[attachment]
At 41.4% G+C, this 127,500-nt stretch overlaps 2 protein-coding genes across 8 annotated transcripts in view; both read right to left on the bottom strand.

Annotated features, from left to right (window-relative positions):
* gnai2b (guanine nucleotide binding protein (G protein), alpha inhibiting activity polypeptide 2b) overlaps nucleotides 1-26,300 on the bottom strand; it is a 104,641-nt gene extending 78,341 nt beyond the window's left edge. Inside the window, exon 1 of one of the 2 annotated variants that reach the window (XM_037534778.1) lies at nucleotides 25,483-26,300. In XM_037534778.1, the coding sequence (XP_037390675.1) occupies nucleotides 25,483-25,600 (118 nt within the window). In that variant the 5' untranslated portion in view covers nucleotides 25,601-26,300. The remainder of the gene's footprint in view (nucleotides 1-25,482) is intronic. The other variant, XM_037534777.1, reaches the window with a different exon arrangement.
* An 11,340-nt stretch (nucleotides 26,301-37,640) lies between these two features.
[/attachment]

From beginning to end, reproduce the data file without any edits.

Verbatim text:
At 41.4% G+C, this 127,500-nt stretch overlaps 2 protein-coding genes across 8 annotated transcripts in view; both read right to left on the bottom strand.

Annotated features, from left to right (window-relative positions):
* gnai2b (guanine nucleotide binding protein (G protein), alpha inhibiting activity polypeptide 2b) overlaps nucleotides 1-26,300 on the bottom strand; it is a 104,641-nt gene extending 78,341 nt beyond the window's left edge. Inside the window, exon 1 of one of the 2 annotated variants that reach the window (XM_037534778.1) lies at nucleotides 25,483-26,300. In XM_037534778.1, the coding sequence (XP_037390675.1) occupies nucleotides 25,483-25,600 (118 nt within the window). In that variant the 5' untranslated portion in view covers nucleotides 25,601-26,300. The remainder of the gene's footprint in view (nucleotides 1-25,482) is intronic. The other variant, XM_037534777.1, reaches the window with a different exon arrangement.
* An 11,340-nt stretch (nucleotides 26,301-37,640) lies between these two features.